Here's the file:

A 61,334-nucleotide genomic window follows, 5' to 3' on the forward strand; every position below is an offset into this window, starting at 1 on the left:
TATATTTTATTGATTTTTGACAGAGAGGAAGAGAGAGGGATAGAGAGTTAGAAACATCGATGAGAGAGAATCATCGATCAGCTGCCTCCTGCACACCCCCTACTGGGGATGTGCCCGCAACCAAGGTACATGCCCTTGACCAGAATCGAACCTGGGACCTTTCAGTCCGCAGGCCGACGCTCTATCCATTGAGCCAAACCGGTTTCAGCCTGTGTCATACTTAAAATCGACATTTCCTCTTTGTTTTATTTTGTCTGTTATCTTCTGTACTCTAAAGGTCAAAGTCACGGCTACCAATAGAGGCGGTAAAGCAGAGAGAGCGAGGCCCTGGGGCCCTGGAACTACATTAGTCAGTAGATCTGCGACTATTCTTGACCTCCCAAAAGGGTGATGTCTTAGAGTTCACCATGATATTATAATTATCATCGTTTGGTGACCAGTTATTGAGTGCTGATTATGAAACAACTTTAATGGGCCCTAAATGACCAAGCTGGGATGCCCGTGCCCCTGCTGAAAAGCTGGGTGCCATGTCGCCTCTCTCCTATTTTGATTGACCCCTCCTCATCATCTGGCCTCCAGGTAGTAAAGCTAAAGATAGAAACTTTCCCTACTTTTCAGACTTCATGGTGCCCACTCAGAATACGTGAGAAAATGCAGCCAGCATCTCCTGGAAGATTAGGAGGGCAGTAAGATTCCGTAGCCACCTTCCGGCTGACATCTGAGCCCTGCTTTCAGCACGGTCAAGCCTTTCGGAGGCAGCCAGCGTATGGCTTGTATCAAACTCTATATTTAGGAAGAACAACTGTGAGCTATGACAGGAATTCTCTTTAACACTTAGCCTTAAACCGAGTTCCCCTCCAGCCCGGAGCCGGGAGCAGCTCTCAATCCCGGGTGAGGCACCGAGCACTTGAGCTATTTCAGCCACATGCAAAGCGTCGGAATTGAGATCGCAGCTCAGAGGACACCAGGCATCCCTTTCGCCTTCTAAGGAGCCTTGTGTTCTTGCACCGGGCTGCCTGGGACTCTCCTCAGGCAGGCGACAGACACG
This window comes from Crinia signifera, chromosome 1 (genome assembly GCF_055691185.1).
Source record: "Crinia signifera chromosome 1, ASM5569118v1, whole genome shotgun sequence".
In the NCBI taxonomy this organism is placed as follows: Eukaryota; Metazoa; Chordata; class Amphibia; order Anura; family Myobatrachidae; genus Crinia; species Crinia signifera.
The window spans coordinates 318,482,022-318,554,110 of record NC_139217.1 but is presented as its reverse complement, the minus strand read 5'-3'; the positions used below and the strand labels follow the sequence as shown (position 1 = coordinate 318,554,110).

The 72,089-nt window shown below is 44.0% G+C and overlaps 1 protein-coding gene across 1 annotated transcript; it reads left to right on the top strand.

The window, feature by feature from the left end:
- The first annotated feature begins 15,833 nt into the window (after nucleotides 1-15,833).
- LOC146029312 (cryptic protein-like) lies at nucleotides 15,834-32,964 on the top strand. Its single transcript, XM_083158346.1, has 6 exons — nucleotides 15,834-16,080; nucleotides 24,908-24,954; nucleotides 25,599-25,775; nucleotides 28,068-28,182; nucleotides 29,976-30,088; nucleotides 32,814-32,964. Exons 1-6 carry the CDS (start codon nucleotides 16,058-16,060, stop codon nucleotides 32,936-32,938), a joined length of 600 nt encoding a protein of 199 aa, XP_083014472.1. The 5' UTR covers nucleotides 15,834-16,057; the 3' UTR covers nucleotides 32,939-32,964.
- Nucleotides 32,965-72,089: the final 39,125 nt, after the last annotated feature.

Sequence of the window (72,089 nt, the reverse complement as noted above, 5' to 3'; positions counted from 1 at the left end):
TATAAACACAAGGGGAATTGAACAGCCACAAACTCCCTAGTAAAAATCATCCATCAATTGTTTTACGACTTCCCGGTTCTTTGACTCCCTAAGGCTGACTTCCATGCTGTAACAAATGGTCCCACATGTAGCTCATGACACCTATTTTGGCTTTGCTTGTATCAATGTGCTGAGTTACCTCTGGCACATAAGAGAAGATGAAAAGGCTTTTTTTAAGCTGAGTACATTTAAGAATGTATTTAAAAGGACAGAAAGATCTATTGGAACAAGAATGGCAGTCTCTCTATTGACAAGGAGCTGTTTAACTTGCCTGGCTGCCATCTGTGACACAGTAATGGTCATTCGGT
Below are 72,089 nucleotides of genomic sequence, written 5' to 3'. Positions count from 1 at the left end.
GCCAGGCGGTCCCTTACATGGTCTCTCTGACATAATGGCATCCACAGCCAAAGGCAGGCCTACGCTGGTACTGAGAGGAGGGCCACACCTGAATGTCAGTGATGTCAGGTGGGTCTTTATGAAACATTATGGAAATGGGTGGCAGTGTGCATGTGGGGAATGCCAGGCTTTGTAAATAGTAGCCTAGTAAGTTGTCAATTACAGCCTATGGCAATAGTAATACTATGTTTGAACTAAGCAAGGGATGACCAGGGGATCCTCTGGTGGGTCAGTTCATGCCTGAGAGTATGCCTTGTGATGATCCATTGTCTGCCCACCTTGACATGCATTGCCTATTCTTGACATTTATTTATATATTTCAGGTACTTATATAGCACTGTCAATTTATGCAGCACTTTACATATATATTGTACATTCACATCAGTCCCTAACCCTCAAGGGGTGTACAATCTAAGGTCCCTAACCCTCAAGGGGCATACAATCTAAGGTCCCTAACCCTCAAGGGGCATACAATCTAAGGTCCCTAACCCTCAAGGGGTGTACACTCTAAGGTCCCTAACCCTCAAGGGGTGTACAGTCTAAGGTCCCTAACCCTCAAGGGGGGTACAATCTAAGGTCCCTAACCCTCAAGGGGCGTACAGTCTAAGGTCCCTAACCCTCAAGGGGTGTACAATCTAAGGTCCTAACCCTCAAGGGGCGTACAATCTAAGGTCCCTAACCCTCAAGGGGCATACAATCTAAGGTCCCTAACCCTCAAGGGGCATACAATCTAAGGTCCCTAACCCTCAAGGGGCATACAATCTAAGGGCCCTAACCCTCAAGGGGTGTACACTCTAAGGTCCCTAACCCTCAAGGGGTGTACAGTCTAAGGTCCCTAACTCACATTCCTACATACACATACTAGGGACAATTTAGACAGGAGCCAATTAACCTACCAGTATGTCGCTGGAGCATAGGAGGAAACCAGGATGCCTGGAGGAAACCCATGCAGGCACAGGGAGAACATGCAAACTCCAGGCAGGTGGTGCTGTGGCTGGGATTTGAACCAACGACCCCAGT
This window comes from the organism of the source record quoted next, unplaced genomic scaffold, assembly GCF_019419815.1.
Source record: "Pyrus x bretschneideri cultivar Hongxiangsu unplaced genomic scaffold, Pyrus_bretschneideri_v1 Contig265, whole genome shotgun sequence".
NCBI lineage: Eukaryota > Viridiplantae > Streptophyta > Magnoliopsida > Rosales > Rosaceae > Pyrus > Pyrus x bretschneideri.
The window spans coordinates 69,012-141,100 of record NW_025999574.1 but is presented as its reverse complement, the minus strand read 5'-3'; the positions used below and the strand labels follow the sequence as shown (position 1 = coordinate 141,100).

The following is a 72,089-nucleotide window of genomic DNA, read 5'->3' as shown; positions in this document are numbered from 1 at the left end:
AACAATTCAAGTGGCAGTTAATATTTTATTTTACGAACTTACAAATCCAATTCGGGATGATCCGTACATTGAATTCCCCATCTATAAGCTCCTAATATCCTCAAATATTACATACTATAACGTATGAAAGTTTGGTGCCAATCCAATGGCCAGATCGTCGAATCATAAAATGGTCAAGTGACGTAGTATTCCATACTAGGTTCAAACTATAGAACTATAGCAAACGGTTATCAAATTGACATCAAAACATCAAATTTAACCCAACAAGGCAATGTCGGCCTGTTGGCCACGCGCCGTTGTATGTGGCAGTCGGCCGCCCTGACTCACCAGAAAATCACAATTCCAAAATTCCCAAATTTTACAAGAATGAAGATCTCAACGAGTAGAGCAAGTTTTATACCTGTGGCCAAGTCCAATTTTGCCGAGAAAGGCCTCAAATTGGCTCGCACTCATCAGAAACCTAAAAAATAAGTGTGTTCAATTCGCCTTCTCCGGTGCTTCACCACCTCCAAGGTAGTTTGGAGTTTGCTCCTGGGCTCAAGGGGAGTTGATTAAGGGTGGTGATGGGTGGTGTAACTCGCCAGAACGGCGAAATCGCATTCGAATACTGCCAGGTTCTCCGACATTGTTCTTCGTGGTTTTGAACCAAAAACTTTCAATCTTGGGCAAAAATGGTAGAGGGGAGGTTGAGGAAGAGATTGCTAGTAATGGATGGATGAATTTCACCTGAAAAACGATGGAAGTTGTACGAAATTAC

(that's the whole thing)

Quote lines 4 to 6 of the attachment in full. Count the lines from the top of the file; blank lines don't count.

Source record: "Crinia signifera chromosome 1, ASM5569118v1, whole genome shotgun sequence".
In the NCBI taxonomy this organism is placed as follows: Eukaryota; Metazoa; Chordata; class Amphibia; order Anura; family Myobatrachidae; genus Crinia; species Crinia signifera.
The window spans coordinates 318,482,022-318,554,110 of record NC_139217.1 but is presented as its reverse complement, the minus strand read 5'-3'; the positions used below and the strand labels follow the sequence as shown (position 1 = coordinate 318,554,110).